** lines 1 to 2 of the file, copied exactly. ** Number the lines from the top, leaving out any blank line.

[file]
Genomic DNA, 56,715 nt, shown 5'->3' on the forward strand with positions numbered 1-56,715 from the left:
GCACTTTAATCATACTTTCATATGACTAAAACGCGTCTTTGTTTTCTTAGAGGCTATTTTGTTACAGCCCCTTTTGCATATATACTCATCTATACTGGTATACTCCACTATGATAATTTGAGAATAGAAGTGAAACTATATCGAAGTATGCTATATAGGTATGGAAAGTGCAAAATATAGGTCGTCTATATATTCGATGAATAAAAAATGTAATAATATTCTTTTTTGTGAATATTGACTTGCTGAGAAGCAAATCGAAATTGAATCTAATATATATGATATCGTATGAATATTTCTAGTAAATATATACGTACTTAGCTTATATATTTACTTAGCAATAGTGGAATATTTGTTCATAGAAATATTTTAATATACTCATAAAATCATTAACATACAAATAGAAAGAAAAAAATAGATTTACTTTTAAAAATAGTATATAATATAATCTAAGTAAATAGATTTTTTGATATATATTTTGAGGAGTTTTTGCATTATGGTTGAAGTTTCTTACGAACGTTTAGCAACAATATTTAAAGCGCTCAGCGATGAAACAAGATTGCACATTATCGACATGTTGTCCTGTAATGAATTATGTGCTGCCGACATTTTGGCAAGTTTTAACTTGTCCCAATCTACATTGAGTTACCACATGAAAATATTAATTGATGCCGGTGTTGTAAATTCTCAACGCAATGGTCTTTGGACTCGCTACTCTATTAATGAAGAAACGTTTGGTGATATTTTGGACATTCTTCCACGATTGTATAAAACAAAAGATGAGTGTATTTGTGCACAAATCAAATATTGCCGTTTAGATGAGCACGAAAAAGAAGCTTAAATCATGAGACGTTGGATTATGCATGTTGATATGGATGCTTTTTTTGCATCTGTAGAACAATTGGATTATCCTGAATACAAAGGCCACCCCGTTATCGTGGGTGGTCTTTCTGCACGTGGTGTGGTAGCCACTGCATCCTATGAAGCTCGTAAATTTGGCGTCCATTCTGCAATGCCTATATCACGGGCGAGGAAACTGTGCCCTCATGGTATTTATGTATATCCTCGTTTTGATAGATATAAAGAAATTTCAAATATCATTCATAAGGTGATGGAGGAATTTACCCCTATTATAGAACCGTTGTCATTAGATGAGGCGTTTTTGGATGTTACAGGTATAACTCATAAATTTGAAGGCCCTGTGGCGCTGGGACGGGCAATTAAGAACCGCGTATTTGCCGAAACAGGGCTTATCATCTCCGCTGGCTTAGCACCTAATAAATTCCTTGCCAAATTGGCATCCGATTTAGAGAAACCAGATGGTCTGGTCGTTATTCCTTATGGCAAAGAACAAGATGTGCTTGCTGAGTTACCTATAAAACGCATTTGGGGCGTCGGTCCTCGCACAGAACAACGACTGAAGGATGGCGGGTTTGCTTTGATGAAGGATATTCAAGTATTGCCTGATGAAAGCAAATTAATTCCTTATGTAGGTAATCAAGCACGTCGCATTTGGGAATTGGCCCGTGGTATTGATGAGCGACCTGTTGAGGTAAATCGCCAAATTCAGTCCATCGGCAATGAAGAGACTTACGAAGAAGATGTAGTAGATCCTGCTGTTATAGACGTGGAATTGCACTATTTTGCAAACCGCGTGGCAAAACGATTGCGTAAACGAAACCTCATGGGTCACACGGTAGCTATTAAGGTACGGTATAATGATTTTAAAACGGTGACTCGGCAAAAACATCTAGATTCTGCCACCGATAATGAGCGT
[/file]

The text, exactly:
Genomic DNA, 56,715 nt, shown 5'->3' on the forward strand with positions numbered 1-56,715 from the left:
GCACTTTAATCATACTTTCATATGACTAAAACGCGTCTTTGTTTTCTTAGAGGCTATTTTGTTACAGCCCCTTTTGCATATATACTCATCTATACTGGTATACTCCACTATGATAATTTGAGAATAGAAGTGAAACTATATCGAAGTATGCTATATAGGTATGGAAAGTGCAAAATATAGGTCGTCTATATATTCGATGAATAAAAAATGTAATAATATTCTTTTTTGTGAATATTGACTTGCTGAGAAGCAAATCGAAATTGAATCTAATATATATGATATCGTATGAATATTTCTAGTAAATATATACGTACTTAGCTTATATATTTACTTAGCAATAGTGGAATATTTGTTCATAGAAATATTTTAATATACTCATAAAATCATTAACATACAAATAGAAAGAAAAAAATAGATTTACTTTTAAAAATAGTATATAATATAATCTAAGTAAATAGATTTTTTGATATATATTTTGAGGAGTTTTTGCATTATGGTTGAAGTTTCTTACGAACGTTTAGCAACAATATTTAAAGCGCTCAGCGATGAAACAAGATTGCACATTATCGACATGTTGTCCTGTAATGAATTATGTGCTGCCGACATTTTGGCAAGTTTTAACTTGTCCCAATCTACATTGAGTTACCACATGAAAATATTAATTGATGCCGGTGTTGTAAATTCTCAACGCAATGGTCTTTGGACTCGCTACTCTATTAATGAAGAAACGTTTGGTGATATTTTGGACATTCTTCCACGATTGTATAAAACAAAAGATGAGTGTATTTGTGCACAAATCAAATATTGCCGTTTAGATGAGCACGAAAAAGAAGCTTAAATCATGAGACGTTGGATTATGCATGTTGATATGGATGCTTTTTTTGCATCTGTAGAACAATTGGATTATCCTGAATACAAAGGCCACCCCGTTATCGTGGGTGGTCTTTCTGCACGTGGTGTGGTAGCCACTGCATCCTATGAAGCTCGTAAATTTGGCGTCCATTCTGCAATGCCTATATCACGGGCGAGGAAACTGTGCCCTCATGGTATTTATGTATATCCTCGTTTTGATAGATATAAAGAAATTTCAAATATCATTCATAAGGTGATGGAGGAATTTACCCCTATTATAGAACCGTTGTCATTAGATGAGGCGTTTTTGGATGTTACAGGTATAACTCATAAATTTGAAGGCCCTGTGGCGCTGGGACGGGCAATTAAGAACCGCGTATTTGCCGAAACAGGGCTTATCATCTCCGCTGGCTTAGCACCTAATAAATTCCTTGCCAAATTGGCATCCGATTTAGAGAAACCAGATGGTCTGGTCGTTATTCCTTATGGCAAAGAACAAGATGTGCTTGCTGAGTTACCTATAAAACGCATTTGGGGCGTCGGTCCTCGCACAGAACAACGACTGAAGGATGGCGGGTTTGCTTTGATGAAGGATATTCAAGTATTGCCTGATGAAAGCAAATTAATTCCTTATGTAGGTAATCAAGCACGTCGCATTTGGGAATTGGCCCGTGGTATTGATGAGCGACCTGTTGAGGTAAATCGCCAAATTCAGTCCATCGGCAATGAAGAGACTTACGAAGAAGATGTAGTAGATCCTGCTGTTATAGACGTGGAATTGCACTATTTTGCAAACCGCGTGGCAAAACGATTGCGTAAACGAAACCTCATGGGTCACACGGTAGCTATTAAGGTACGGTATAATGATTTTAAAACGGTGACTCGGCAAAAACATCTAGATTCTGCCACCGATAATGAGCGT